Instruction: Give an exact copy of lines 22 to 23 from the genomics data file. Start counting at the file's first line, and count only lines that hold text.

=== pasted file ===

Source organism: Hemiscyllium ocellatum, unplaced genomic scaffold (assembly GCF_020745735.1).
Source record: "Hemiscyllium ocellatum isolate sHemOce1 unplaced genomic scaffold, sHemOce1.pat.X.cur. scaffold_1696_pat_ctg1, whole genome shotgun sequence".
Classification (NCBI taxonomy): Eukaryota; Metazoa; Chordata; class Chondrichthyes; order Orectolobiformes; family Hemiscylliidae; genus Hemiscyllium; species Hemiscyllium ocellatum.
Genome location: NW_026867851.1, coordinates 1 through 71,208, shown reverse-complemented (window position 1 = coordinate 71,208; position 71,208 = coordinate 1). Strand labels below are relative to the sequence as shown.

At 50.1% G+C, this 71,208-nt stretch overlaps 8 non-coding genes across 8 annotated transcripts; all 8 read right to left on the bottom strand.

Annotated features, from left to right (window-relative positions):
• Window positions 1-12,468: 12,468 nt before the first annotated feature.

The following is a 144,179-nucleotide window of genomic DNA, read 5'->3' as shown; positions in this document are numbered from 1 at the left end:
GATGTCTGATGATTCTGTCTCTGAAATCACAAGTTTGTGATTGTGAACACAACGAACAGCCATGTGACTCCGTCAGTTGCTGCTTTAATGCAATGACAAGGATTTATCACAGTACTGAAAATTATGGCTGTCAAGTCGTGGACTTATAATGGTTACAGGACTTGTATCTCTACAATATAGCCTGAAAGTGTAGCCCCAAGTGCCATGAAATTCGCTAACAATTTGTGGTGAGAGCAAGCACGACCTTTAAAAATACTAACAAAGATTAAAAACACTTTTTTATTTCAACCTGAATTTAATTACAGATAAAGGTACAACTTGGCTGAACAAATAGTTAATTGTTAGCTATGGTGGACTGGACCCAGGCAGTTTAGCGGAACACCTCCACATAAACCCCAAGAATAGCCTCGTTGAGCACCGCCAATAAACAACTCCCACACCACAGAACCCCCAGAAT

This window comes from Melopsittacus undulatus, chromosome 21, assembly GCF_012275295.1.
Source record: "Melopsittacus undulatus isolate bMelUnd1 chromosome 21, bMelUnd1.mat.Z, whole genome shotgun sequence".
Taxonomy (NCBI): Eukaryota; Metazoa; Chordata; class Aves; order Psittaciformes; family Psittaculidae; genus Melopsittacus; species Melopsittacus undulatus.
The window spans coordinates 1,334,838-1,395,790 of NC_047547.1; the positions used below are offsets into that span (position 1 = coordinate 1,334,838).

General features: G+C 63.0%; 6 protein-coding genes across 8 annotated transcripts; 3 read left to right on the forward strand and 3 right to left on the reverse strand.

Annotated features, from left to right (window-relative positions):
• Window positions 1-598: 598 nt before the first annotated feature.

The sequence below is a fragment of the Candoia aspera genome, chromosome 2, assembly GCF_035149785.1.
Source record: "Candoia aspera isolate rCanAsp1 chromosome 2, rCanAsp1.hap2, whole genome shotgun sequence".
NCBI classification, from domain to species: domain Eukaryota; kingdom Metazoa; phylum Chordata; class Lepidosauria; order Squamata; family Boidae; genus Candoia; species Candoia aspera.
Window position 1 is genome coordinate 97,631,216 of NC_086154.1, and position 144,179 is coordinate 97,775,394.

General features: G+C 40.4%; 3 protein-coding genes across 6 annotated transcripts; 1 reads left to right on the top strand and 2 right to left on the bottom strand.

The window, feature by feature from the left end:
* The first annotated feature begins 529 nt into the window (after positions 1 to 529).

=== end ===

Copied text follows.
The window, feature by feature from the left end:
* The first annotated feature begins 529 nt into the window (after positions 1 to 529).